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Safety Training Program Highlights

Regulatory Compliance » Right to Know Healthcare Facilities
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About Right-To-Know for Healthcare Facilities


Early in 1984, OSHA put in place the Federal Hazard Communication Standard that has come to be known as the "Right-To-Know" law. The law originally predominately affected chemical manufacturing facilities, as well as most "manufacturers" that used "potentially hazardous chemicals".

However, in October of 1985, the courts decided that these regulations should apply to all facilities.

Also, almost 40 states have passed their own "Right-To-Know" laws.

State legislation has built on the Federal OSHA legislation, and in most cases, the state laws are much more rigorous and require much quicker action than OSHA's regulations.

The definition of "potentially hazardous chemicals" varies in all these laws.

Some provide a specific chemical list. Others furnish only a definition of what may be hazardous, leaving it up to the manufacturers and users to determine which chemicals fit into the category.

However, in all cases the definitions often extend to the things such as the "toner" used in copiers, cleaning fluids, lubricants and many other common chemicals.

The requirements in all laws and regulations concerning "Right-To-Know" include three major areas:
  • Locating, Inventorying, and Tracking Potentially Hazardous Chemicals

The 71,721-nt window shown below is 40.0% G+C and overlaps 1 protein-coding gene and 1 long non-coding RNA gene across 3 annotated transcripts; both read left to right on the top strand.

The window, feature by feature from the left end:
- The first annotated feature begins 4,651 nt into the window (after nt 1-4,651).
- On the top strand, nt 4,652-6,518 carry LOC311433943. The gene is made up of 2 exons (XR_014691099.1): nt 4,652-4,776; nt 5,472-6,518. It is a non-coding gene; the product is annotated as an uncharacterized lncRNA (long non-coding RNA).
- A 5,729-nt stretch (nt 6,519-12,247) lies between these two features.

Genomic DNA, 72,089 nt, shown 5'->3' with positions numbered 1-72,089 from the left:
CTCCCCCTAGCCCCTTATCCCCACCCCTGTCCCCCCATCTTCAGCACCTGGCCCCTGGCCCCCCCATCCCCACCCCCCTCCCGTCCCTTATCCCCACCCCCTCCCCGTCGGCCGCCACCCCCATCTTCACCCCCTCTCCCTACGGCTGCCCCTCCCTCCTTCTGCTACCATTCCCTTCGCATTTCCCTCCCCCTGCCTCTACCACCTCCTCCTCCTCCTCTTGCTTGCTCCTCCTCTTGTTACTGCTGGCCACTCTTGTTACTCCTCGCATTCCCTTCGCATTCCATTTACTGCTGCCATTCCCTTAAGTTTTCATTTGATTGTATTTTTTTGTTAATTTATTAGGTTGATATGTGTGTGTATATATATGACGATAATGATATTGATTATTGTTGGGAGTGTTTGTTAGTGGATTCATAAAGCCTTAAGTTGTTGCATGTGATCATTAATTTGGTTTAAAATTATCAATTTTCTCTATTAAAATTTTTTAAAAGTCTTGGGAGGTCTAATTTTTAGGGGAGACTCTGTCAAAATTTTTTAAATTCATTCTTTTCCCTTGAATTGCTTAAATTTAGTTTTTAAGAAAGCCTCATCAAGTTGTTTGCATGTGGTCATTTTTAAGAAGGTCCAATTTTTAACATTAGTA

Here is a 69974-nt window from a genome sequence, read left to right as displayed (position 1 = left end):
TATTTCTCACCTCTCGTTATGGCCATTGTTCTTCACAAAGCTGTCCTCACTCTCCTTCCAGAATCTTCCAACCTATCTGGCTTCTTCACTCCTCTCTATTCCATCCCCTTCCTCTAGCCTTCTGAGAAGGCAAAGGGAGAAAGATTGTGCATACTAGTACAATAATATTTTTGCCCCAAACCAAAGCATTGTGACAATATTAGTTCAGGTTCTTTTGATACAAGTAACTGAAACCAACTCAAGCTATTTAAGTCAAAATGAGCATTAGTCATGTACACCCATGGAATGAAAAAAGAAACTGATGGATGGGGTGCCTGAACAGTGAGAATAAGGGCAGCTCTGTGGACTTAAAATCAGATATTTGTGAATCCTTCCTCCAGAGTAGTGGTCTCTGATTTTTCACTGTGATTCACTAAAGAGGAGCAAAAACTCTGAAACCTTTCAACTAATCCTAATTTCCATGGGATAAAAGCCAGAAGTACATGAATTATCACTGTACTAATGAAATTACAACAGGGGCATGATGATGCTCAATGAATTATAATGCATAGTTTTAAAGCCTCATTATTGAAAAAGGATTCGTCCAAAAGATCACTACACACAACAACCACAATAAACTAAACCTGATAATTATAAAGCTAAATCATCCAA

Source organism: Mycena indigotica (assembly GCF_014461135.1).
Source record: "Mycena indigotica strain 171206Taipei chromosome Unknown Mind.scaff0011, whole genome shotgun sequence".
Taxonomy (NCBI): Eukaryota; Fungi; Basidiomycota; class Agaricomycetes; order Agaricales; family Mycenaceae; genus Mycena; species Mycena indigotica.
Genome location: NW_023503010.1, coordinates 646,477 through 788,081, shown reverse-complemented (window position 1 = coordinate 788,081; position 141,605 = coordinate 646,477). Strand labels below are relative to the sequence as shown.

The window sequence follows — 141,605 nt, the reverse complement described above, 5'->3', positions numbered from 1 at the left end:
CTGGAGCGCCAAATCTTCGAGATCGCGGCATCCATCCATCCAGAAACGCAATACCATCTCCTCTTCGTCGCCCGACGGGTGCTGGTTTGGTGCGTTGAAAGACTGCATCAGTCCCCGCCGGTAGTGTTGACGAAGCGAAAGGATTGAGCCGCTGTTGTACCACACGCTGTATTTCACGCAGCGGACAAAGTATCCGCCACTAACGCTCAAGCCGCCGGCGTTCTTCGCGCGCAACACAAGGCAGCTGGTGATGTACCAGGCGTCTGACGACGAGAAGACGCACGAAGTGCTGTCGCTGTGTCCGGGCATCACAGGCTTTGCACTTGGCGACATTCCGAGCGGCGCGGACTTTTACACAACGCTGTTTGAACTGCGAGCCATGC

• Information about what chemicals are used, where they are stored and how much is used, all fall into this category.
  • Identifying, Labeling and Providing Information About Potentially Hazardous Chemicals
    • All chemicals (and areas where chemicals are used) within a facility must be labeled.
    • Labels must show what Health, Fire, and Reactive hazards are associated with each chemical, as well as what Protective Equipment must be used to handle the chemical.
    • In addition, definitive information about the chemical must be provided to employees, based on the Material Safety Data Sheets (MSDS's), provided by manufacturers (these sheets provide detailed information about the specific chemical).
  • Training/Educating Employees
    • Employees must be educated about a number of things including:
      • Employees' rights under the legislation.
      • What hazardous chemicals are used by the facility (especially those the employee might come in contact with).
      • How the chemicals will be labeled and the meanings incorporated into the labeling system.
      • The information available, via MSDSs and other sources, about each chemical.
      • The general uses, characteristics, protective clothing, accident procedures, etc. associated with the major groups or types of chemicals.

These training/education programs must be given periodically to all employees who may be exposed to potentially hazardous chemicals.

Also, all new employees or employees who are transferred from one department or area to another must go through these programs before they go to work.


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Right to Know Healthcare Facilities
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